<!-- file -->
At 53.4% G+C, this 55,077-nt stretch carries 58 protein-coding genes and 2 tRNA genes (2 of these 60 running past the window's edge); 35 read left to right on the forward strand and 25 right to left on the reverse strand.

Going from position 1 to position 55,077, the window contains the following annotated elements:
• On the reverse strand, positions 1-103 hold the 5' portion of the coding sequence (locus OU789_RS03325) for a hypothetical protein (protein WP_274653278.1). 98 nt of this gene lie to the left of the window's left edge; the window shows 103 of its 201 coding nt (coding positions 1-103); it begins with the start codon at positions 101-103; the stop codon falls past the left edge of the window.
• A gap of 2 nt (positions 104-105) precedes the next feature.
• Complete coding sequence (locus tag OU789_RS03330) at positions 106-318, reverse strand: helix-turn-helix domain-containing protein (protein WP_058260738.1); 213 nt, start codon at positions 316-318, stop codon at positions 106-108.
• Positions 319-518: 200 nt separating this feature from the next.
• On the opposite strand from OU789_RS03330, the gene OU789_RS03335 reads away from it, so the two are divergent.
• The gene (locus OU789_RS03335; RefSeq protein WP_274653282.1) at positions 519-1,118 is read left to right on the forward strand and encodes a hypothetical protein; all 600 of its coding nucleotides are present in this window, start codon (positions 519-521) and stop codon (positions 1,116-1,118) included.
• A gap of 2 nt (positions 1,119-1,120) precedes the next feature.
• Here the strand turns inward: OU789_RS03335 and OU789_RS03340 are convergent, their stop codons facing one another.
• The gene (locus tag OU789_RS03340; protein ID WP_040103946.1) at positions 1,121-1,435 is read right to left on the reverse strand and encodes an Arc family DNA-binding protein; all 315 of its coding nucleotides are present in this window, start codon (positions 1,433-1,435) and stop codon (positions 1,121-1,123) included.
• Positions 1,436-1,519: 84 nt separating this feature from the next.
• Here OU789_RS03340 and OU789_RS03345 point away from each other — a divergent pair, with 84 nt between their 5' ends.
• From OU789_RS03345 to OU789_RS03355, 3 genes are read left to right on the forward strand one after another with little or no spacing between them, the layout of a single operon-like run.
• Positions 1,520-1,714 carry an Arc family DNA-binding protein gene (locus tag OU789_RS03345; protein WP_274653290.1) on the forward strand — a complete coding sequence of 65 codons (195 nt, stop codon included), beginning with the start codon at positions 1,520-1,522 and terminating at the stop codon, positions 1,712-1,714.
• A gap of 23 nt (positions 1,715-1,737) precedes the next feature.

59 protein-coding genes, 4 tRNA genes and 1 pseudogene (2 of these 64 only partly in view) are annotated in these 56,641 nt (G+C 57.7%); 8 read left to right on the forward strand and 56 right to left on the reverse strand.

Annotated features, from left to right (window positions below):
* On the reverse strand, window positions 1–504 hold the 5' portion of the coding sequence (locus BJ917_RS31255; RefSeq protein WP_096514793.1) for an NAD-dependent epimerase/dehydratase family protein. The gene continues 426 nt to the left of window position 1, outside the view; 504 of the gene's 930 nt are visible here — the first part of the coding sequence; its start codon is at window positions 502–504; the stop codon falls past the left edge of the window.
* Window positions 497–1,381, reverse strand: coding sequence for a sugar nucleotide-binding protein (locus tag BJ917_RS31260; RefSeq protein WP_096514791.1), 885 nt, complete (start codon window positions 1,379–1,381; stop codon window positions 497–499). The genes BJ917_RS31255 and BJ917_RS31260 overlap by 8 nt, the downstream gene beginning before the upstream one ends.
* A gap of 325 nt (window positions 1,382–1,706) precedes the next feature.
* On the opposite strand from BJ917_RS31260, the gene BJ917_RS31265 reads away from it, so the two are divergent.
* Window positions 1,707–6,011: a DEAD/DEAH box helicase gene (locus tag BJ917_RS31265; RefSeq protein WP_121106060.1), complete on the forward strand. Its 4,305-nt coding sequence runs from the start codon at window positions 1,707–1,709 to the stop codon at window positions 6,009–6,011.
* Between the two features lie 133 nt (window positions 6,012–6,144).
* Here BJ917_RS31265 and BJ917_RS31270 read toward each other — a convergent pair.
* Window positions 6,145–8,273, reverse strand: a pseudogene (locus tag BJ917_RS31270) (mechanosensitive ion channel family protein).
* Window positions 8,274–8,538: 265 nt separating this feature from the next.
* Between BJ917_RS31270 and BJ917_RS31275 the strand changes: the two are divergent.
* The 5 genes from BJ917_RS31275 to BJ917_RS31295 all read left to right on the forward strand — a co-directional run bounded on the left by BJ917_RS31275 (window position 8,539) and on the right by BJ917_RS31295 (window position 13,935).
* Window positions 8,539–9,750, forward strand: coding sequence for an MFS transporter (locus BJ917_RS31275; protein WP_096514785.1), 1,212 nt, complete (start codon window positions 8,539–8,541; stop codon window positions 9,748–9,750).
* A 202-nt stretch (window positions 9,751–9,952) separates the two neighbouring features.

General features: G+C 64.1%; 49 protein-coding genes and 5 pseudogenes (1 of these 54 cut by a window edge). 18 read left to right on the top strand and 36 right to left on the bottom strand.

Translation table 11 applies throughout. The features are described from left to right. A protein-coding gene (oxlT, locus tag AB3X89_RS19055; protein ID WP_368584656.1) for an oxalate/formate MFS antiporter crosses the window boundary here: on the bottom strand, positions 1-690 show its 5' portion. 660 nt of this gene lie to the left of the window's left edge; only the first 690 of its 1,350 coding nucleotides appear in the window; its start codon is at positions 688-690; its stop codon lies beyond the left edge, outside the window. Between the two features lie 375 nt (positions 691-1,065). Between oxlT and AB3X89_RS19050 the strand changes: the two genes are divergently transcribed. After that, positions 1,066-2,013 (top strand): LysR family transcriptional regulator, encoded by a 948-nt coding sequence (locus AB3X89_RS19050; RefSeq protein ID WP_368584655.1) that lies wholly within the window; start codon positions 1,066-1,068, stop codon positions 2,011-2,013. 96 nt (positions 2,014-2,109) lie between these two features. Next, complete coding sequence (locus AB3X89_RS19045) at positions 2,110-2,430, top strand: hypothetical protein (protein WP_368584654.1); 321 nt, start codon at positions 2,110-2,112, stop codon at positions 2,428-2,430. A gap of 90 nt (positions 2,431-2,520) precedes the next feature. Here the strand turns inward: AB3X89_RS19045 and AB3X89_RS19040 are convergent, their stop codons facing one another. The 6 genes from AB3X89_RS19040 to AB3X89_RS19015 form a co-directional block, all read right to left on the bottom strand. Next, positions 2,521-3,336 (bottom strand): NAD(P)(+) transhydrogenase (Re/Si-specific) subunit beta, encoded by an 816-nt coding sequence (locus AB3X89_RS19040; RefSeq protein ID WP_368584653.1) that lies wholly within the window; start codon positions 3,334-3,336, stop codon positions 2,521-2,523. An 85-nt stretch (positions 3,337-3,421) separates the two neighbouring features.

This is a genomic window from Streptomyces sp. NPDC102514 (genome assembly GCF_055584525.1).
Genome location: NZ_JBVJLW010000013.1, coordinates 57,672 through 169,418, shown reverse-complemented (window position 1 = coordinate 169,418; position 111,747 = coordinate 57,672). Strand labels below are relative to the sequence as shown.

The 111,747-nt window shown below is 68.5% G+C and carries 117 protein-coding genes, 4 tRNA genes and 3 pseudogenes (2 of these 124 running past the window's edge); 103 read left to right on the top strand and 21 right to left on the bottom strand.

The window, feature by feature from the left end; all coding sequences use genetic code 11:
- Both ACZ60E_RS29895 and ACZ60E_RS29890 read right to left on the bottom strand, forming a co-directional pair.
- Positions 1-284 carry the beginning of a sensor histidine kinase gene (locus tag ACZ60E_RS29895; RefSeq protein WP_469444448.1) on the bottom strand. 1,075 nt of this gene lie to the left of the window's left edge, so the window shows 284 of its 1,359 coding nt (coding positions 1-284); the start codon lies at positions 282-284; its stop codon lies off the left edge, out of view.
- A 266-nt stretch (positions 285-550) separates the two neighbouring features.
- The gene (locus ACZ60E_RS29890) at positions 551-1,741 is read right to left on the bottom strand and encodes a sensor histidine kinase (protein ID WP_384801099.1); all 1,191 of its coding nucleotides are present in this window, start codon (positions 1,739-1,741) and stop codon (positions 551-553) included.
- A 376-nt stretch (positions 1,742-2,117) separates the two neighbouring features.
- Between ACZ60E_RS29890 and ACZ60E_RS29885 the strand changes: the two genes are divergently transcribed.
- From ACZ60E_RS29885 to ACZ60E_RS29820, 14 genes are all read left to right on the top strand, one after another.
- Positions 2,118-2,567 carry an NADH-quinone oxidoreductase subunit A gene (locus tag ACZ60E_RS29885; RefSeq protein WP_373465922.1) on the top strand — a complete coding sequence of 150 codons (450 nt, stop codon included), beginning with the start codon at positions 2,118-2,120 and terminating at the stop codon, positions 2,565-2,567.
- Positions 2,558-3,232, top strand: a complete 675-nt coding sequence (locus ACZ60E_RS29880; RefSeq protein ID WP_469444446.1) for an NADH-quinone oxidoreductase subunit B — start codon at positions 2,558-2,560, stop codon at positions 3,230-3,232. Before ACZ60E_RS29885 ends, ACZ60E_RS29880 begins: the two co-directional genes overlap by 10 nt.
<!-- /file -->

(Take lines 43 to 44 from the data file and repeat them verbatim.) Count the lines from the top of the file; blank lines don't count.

- Between ACZ60E_RS29890 and ACZ60E_RS29885 the strand changes: the two genes are divergently transcribed.
- From ACZ60E_RS29885 to ACZ60E_RS29820, 14 genes are all read left to right on the top strand, one after another.